[The following is a belated entry in last year's Blind Spots series.]
If Joe can barely get out of bed in the morning, however, he comes alive near a stage. Fosse establishes Joe’s firm control of a stage production with a montage that studies the auditioning dancers, first trained on the whole cast of hopefuls as the unworthy make themselves known through their out-of-sync movements, shots lasting just long enough for Joe and his crew to spot those who don’t belong and pull them aside to gently let them down. As the crew whittles down to fewer and fewer finalists, and the shots last a bit longer, honed to a stretched leg or a struck pose as practice turns to mastery of the choreography, until at last a flurry of shots show the chosen dancers performing a spin, each in the same spot in the frame and moving with such synchronous precision that it looks as if the viewer is watching some many-faced being transforming over and over in a repeating motion. Within minutes of screen time, Joe has judiciously whittled and sculpted a cast, giving the impression of consummate professionalism.
Soon, however, it becomes evident that Joe has bought too confidently into this image of himself, and it is about to eat him alive. While preparing the Broadway show, Joe is also caught in post-production for his movie about a controversial stand-up comedian (an obvious stand-in for Fosse’s Lenny). Here the cracks are visible, as Joe sits in a screening room reviewing footage that drags on for too long in shots that intentionally do the same. The rapid-fire, in-his-element shots of the choreography are replaced by languid studies of both the film-within-the-film and the miserable reactions of the crew watching it drag on. In work as in his wild personal life, Joe is a man of constant motion, and a project like this clearly flummoxes him.
Splitting time between his two looming gigs taxes a system that already relies on chemical stimulation for full operation. Everyone by now knows what it means in a movie when a character so much as coughs once, and Joe hacks like a TB patient. His shambles of a personal life is represented by three women: his younger girlfriend Katie (Ann Reinking), who has not yet tired of his neglectfulness; ex-wife Audrey (Leland Palmer), who gave up on him as a person but still looks to him for artistic direction; and daughter Michelle (Erzsébet Földi), who just wants to see him every now and then. The women are united by their frustration with him, their desire to see him succeed but also to pull back from the brink. Fosse sketches these grounding elements of Joe’s life in broad strokes, but that befits his background in musical theater, in which simple setups act as a foundation for complex orchestration.
And complex the film certainly becomes, at least on an aesthetic level. All That Jazz takes place behind the scenes, yet its musical numbers, all necessarily limited by the smaller spaces of practice studios and other rooms, are expansive, with stylized lighting and dense casts of dancers that stretch every performing area. This physical boundary-pushing often coincides with risqué choreography, especially in a number that features dancer in various state of undress, undulating in one writhing mass of androgynous, pansexual flesh as producers look on, mortified, muttering under their breath that such a display could never be put on a Broadway stage. “Well, I think we just lost the family audience,” moans one of them, leaving the audience to wonder how many times Fosse heard that in his career, and what sort of things he might have foisted on a crowd where bet-hedging producers seeking to please everyone not a hindrance.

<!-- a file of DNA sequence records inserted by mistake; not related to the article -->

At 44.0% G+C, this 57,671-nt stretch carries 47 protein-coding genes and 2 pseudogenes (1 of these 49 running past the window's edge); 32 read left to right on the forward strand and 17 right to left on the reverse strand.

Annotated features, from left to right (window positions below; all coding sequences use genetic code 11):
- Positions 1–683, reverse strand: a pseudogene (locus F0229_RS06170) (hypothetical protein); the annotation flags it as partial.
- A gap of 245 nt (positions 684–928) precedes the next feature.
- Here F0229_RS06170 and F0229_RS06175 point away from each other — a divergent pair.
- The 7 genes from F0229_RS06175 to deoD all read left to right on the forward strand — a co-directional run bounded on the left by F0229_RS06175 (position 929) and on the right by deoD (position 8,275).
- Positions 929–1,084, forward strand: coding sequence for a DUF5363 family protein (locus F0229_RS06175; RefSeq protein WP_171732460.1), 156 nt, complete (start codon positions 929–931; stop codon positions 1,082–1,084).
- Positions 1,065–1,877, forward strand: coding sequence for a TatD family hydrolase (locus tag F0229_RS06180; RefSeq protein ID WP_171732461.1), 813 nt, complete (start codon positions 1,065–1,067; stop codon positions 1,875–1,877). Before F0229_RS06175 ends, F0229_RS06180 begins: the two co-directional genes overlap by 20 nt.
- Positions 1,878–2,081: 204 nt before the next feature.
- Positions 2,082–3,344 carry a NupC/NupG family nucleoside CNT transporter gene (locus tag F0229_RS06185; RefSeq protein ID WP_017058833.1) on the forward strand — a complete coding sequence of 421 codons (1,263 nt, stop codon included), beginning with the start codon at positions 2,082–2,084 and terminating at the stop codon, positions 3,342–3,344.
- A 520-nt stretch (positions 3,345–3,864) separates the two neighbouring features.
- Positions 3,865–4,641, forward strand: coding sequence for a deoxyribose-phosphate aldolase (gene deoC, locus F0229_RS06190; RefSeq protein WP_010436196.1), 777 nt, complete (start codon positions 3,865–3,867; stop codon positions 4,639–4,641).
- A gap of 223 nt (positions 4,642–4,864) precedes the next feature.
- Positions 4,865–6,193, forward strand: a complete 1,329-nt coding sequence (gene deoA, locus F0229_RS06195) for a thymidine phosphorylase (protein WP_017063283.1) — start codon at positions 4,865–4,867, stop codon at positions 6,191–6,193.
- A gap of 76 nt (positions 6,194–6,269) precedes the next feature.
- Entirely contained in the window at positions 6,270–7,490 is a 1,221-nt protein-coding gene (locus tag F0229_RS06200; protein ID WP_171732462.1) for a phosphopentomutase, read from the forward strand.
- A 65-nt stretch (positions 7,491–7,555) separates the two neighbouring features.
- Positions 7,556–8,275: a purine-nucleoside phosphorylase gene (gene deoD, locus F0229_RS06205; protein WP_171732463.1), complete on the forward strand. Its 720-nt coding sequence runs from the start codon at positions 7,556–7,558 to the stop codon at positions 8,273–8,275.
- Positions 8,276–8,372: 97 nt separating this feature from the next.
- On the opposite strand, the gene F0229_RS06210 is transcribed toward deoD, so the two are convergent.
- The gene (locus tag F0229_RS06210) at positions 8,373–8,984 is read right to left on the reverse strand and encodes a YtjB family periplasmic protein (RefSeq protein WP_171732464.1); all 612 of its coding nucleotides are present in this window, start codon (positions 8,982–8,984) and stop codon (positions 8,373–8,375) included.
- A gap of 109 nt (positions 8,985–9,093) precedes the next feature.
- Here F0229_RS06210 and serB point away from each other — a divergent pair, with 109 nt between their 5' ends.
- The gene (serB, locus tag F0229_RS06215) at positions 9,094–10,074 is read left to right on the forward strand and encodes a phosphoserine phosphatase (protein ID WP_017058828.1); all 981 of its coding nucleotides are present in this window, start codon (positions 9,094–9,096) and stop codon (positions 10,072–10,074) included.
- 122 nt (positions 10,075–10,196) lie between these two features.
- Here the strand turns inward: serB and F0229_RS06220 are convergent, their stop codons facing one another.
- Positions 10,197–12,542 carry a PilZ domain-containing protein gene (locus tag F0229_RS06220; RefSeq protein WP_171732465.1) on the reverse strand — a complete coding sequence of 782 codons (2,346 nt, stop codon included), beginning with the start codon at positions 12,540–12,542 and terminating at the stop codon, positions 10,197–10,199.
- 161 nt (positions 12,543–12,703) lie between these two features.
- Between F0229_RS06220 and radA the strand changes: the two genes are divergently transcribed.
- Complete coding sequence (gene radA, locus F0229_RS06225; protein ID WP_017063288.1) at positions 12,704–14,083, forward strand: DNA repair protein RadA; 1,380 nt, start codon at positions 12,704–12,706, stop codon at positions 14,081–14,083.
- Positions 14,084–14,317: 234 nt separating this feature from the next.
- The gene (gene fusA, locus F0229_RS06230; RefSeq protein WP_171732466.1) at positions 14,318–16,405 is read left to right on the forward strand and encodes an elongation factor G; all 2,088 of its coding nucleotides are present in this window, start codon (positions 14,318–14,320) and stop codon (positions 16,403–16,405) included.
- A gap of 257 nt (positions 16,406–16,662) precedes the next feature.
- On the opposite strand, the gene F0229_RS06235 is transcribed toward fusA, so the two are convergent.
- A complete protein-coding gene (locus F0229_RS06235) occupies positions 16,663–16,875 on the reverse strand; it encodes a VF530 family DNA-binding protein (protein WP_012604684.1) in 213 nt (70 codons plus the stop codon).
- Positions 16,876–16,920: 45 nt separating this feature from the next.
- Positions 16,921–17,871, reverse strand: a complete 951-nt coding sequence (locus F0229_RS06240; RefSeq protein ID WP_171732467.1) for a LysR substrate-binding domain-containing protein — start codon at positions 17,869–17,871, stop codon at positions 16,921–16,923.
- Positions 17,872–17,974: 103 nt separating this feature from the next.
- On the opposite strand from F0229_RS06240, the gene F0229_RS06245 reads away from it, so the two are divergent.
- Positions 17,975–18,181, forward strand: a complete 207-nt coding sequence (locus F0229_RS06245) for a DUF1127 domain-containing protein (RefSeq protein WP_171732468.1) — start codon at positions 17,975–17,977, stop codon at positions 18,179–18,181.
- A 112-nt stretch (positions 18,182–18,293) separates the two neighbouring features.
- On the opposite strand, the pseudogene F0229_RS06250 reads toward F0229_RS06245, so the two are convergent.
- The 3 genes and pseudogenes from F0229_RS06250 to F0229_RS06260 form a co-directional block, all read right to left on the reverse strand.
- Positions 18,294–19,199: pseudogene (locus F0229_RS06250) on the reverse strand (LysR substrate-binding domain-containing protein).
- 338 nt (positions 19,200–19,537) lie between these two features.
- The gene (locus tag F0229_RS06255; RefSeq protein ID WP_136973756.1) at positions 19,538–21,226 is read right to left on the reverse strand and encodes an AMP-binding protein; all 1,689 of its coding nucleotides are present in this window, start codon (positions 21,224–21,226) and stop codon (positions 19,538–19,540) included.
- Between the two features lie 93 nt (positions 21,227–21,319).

Yet the film’s greatest pleasures are not the numbers it mounts as the show’s pre-production but the manner in which the song and dance starts to creep into Joe’s grimmer reality. Even at the top of the film, the exhausted director hallucinates conversations with an angel of death (Jessica Lange) in a sparsely decorated void that gradually fills with objects and people as Joe recounts his sins, but his heart problems accelerate the bleeding of his art into his personal life. Fosse’s direction continues to work in the grittier milieu of contemporary Hollywood films, but he adds back the fantastical staging that classic musicals had even when no one was singing. Late in the film, Joe sits in a hospital mess with another man as they commiserate, and stacked chairs around them throw shadows that turn a dull setting into something more vivid while maintaining its sense of drab stagnation. Most impressive of all is a sequence alternating between a meeting of the Broadway show’s backers and Joe’s open-heart surgery, their excitement at the prospect of maximizing profits on the back of Joe’s potential death lending an almost operatic flair to the ironic intercutting.
If the greed of the money men makes Joe seem like an effigy for Fosse’s self-martyrdom, however, nothing could be further than the truth. All That Jazz may play in the same sandbox as 8 ½ and its many descendants, but where those films (even Fellini’s more self-critical one) tend to prop up the artist as put-upon creator, Fosse admits that the vast majority of his obstacles are self-imposed. Joe may have ambitions tempered by bean counters, but he is also manipulative—“Fuck him, he never picks me” complains one cut dancer, to which another replies, “I did fuck him, and he didn’t pick me, either!”—and egocentric in that way that only deeply insecure people can be. As personal and self-directed as the film is, though, its bitter but thoughtfully mounted mockery of various artistic follies serves perfectly well as a final statement on the soon-to-implode New Hollywood movement. Fosse wasn’t just proving he could hang with the Young Turks, he bypassed them to show them how it would all end.